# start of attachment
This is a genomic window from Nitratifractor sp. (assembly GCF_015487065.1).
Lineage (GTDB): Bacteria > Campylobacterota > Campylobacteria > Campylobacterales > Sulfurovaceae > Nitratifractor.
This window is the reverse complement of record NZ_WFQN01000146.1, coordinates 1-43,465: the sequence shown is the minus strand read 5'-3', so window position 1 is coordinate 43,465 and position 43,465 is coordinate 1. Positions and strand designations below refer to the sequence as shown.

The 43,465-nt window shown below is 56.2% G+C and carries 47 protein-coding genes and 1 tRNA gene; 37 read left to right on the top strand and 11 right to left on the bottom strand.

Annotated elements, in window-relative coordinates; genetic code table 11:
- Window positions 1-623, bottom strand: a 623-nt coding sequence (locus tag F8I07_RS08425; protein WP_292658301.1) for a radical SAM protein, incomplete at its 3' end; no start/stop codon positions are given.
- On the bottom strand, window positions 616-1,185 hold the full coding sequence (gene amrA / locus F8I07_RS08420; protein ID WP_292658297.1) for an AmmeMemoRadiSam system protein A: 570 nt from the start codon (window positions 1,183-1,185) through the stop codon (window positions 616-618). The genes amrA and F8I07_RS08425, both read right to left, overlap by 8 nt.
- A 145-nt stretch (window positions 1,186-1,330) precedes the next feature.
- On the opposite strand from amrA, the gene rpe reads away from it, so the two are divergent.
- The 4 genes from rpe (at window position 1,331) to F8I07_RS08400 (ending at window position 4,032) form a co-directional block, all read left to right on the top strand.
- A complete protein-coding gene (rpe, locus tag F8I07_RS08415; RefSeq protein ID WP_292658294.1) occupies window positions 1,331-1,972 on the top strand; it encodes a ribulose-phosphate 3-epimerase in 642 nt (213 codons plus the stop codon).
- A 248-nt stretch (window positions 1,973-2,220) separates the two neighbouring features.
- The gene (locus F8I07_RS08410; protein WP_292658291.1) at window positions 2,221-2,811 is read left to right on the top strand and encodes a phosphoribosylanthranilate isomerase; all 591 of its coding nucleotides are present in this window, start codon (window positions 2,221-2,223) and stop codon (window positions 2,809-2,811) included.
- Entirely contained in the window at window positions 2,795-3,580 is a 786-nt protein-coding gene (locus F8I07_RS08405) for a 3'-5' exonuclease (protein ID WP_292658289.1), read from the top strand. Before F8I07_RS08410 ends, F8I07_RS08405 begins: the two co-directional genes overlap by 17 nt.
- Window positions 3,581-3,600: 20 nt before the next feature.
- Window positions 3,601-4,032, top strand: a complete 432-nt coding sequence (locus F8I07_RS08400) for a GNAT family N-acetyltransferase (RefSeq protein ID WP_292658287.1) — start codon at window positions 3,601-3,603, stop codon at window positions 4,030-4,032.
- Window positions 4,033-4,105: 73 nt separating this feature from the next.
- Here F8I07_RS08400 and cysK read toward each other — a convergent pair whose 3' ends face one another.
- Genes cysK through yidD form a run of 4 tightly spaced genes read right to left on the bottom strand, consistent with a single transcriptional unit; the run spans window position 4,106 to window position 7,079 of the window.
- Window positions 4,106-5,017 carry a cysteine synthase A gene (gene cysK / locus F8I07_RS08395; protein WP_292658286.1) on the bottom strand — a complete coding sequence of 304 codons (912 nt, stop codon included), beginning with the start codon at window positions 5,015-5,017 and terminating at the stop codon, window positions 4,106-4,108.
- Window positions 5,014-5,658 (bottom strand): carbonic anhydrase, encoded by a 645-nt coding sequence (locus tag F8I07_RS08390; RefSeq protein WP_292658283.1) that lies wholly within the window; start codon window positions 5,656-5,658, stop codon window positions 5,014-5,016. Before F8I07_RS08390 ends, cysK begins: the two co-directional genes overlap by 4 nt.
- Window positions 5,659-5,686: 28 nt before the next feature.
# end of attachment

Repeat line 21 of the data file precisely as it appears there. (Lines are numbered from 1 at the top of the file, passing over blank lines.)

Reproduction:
- Window positions 5,014-5,658 (bottom strand): carbonic anhydrase, encoded by a 645-nt coding sequence (locus tag F8I07_RS08390; RefSeq protein WP_292658283.1) that lies wholly within the window; start codon window positions 5,656-5,658, stop codon window positions 5,014-5,016. Before F8I07_RS08390 ends, cysK begins: the two co-directional genes overlap by 4 nt.